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The hearings are expected to take two to three weeks, and are the first for the three key executives charged for their alleged roles in the OneCoin cryptocurrency caper.Mark Scott, once a partner at major law firm Locke Lord, was arrested just over a year ago at his beachfront property in Cape Cod, Massachusetts.The FBI accused the 50-year-old of acting as a money launderer for OneCoin, which has taken in an estimated $5bn worldwide, and making many times his salary by moving funds from the scheme.Prosecutors allege that OneCoin works by getting people to purchase packages of the cryptocurrency with the assurance that at some point it will go live on a public exchange and they will become instant millionaires.But, it is claimed, there is no evidence that OneCoin even possesses the fundamental foundation of a cryptocurrency – a blockchain – and the entire program is a multi-level marketing pyramid, where members receive commissions for recruiting others.Incredibly, despite the FBI case and widespread global media reports, OneCoin continues to function across the world and its founder – the self-titled "CryptoQueen" Ruja Ignatova – remains at large.
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Alcohol breath tests, used by police stations across the country to convict drunk drivers, often produce inaccurate results, a New York Times investigation found.The skewed results can be from problems with software or how police stations maintain hardware.Still, the tests are highly regarded as accurate by law enforcement.Now, judges and states are starting to question the tests and throw out thousands of convictions.That can help some who were wrongly convicted, but also could let dangerous drivers off the hook.Alcohol breath tests, used by police stations across the country, often produce results that are incorrect, an investigation by the New York Times found.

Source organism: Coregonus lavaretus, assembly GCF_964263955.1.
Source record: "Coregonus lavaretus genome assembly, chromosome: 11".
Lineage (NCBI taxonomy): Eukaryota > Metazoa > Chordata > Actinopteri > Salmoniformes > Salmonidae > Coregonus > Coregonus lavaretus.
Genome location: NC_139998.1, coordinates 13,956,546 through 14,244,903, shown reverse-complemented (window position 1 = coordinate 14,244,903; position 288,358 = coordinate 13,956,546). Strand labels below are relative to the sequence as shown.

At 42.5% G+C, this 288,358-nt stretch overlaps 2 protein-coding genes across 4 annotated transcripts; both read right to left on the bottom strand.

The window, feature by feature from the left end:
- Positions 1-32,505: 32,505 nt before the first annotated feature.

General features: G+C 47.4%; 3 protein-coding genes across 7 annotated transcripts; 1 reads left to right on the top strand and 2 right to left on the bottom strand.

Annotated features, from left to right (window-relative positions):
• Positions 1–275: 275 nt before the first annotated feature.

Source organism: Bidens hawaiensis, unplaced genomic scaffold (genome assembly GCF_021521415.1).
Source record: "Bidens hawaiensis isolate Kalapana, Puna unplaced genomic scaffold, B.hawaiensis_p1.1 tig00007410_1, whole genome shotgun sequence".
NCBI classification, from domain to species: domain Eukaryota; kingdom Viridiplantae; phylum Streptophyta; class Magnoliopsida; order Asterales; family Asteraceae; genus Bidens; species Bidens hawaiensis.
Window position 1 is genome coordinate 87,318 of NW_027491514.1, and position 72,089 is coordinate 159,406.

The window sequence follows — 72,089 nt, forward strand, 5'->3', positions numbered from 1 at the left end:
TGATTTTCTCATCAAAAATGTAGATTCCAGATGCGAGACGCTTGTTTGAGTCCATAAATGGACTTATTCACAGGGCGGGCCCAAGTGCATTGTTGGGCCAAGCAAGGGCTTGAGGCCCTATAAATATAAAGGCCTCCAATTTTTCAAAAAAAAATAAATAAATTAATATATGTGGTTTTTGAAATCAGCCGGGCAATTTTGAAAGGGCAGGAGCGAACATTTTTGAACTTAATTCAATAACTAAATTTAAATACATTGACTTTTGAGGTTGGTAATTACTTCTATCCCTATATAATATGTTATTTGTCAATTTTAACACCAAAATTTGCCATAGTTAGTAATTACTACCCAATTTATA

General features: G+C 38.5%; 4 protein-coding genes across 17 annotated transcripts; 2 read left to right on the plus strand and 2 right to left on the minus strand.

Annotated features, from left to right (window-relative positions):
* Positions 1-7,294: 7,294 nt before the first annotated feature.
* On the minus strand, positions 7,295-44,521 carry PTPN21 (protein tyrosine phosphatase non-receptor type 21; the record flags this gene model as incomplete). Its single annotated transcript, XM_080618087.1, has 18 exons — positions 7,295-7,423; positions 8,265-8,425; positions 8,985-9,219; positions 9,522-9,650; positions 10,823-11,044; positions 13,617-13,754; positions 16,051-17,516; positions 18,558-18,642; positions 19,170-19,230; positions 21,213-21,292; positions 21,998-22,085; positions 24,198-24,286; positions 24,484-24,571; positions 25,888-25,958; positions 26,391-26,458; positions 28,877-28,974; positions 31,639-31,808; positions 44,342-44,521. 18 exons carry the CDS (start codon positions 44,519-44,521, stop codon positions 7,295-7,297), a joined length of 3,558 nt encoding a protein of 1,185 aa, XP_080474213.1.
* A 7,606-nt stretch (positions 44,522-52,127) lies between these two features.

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The new iPhone 11, 11 Pro and 11 Max have arrived and so have a multitude of cases to protect them.As always, when the new iPhones arrive every year, I've put together a list of my favorite cases, with a focus on those that are relatively slim but offer strong protection.A few budget cases are included, but since this is supposed to be more of a best-of-the-best list, most of my picks tend to cost more than the typical generic case you'll find on Amazon for $20 or less.Also, since the iPhone 11 comes in a variety of colors people may want to show off, I've included a number of cases that are translucent.If you're looking for a clear case for your new smartphone, you can't go wrong with Speck's Stay Clear case that resists discoloration (yes, cheap clear cases can turn yellow), provides 13-foot drop protection and includes Microban antimicrobial product protection.The case also allows for easy wireless charging.
Sweden